By accepting what is, even if I don’t love it so much–as Eckhart Tolle says, knowing that what is happening right now is perfect for my growth and evolution because it is what is happening right now (paraphrased)–I am able to enjoy what is when I do love it.
The day after starting this practice I got a massage and a facial. I spent the following beautiful, sunny morning at a park with my kids, the afternoon taking a nap, and the evening writing. And I was actually able to enjoy it all rather than obsess about every detail of those moments that wasn’t absolutely “perfect” (those face chemicals hurt, right?).
I feel like all of this time I thought I was an adult, I was really still just a kid. Now, I’m accepting what is.
I have to admit that one of the parts of the book 10% Happier: How I Tamed the Voice in My Head, Reduced Stress Without Losing My Edge, and Found Self-Help That Actually Works–A True Story by news anchor Dan Harris that really sold me was his oh-so-taboo comparison of Eckhart Tolle and Deepak Chopra. Now, before I get into this, let me just say one thing: I don’t personally agree with his assessment of either (in their entirety). I think both Tolle and Chopra are probably super awesome human beings. That said, as someone who doesn’t consider himself a mystic or even particularly spiritual, Harris has a fascinating perspective to share.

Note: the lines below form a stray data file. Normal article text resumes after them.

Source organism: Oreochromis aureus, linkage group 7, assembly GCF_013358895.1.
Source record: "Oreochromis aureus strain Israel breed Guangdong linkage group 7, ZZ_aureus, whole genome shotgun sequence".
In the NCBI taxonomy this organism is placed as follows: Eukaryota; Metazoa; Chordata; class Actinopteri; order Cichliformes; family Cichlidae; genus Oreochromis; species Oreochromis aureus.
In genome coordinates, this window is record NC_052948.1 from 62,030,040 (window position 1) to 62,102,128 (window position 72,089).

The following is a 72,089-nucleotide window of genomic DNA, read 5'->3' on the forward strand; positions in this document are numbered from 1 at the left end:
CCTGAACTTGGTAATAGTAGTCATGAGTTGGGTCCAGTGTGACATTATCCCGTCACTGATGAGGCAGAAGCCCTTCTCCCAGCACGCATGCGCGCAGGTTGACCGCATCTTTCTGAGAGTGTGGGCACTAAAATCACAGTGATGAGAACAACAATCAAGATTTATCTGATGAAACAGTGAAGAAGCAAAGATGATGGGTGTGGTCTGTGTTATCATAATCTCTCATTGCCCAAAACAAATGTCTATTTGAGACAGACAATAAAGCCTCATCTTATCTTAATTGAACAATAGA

First, Harris tells of an interview in which Chopra became super defensive and competitive. He contrasts this with Chopra’s own declaration that, as an enlightened person, he is pretty much always calm and happy (forgive me if the wording here isn’t perfect). Meanwhile, Tolle makes the opposite impression. Tolle’s calm, detached mannerisms change not a whit after the cameras are off and the interview is done. He doesn’t even show nervousness during the interview or beforehand.
The conclusion Harris comes to: Chopra isn’t quite as even-tempered as he says he is. And Tolle just might be a little crazy. After all, if he’s as sincere as he seems, that means he actually believes all that kooky stuff he says about being enlightened.